The minimum tax structure is particularly challenging for the U.S. and other similarly situated countries that provide comparatively few direct cash or cash-equivalent subsidies to private businesses. When the U.S. Congress subsidizes companies, it has historically done so with non-refundable tax credits, reduced tax rates and deductions. For example, the U.S. research and development (R&D) tax credit subsidizes targeted activity by reducing federal corporate income tax payments, but it is not a direct payment to U.S. firms without any tax liability. Under the new OECD rules, non-refundable tax incentives and topline tax-rate cuts reduce the OECD minimum tax-rate calculation about five times as much as a direct state subsidy or fully refundable credit.
The coming subsidy wars
The OECD’s GLoBE rules will not reduce governments’ incentive to attract new businesses to their countries; they will shift the margins on which this competition takes place.
Some countries have already begun reforming their fiscal systems in response to the OECD’s proposal. For example, Reuters reported that Vietnam is considering ways to directly compensate Samsung and other foreign companies for the higher taxes the firms will be forced to pay under the new 15 percent minimum rate.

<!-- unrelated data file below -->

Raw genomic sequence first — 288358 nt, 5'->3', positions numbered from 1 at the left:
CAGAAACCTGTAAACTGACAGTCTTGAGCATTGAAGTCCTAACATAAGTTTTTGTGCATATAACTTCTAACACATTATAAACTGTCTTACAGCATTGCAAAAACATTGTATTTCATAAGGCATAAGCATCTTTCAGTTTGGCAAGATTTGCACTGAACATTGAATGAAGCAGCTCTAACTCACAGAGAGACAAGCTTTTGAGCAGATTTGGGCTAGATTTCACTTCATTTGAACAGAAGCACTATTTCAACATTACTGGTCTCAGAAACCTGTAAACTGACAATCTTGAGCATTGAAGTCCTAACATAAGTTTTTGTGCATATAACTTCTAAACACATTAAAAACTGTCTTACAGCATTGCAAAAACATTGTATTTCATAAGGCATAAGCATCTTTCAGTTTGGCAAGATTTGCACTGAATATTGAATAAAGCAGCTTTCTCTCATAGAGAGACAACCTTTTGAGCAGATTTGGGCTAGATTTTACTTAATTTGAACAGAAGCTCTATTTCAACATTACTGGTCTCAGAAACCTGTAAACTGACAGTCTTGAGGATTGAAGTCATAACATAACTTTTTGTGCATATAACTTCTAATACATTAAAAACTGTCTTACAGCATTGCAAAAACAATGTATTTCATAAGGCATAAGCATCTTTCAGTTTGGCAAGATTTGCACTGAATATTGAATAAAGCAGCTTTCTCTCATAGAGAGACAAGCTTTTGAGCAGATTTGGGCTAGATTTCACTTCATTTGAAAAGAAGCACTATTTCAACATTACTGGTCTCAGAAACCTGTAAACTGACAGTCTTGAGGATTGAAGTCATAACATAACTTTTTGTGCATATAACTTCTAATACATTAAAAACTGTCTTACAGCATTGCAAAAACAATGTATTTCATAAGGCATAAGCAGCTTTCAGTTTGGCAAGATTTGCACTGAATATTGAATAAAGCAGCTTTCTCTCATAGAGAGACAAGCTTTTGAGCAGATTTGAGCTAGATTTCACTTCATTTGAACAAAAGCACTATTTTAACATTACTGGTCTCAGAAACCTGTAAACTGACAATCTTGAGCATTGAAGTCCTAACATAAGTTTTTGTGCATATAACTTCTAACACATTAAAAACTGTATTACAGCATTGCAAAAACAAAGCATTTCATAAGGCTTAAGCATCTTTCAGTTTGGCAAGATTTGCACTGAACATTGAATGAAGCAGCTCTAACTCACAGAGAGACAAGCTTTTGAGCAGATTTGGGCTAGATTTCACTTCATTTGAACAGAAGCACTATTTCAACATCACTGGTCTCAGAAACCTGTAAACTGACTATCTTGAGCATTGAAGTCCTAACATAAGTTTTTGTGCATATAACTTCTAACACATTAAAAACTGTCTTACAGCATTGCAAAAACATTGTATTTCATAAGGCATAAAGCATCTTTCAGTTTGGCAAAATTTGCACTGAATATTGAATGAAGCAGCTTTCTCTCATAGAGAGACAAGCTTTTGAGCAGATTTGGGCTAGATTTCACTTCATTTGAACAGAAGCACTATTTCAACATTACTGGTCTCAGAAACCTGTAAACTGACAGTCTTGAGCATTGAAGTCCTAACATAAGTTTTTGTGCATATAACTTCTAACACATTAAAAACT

For many low- or no-tax jurisdictions, the incentives of the OECD system may push them to impose the new 15 percent top-up tax on domestic firms. If they do not, other countries can tax the so-called “under-taxed profits” earned in low-tax jurisdictions. For countries that have competed on tax rates (such as tax havens), it is a lose-lose. Either they add the new minimum tax, or someone else will. Responding to these incentives, previously no-tax Bermuda will introduce a 15 percent corporate income tax in 2025.
If the U.S. follows through on its retaliatory threats against countries imposing extraterritorial minimum taxes on American businesses, the worst parts of the OECD plan may stall.
Many smaller countries will face tough choices in maintaining their economic model of attracting foreign investment. One attractive option will be to return the new top-up tax government revenue to businesses through direct subsidies. Instead of indiscriminately attracting all companies that could benefit from a country’s attractive tax environment with one low tax rate, governments must determine which companies to lure in with specific subsidies.
These countries will be forced to shift to a less efficient and more corruption-prone system of governmental favoritism.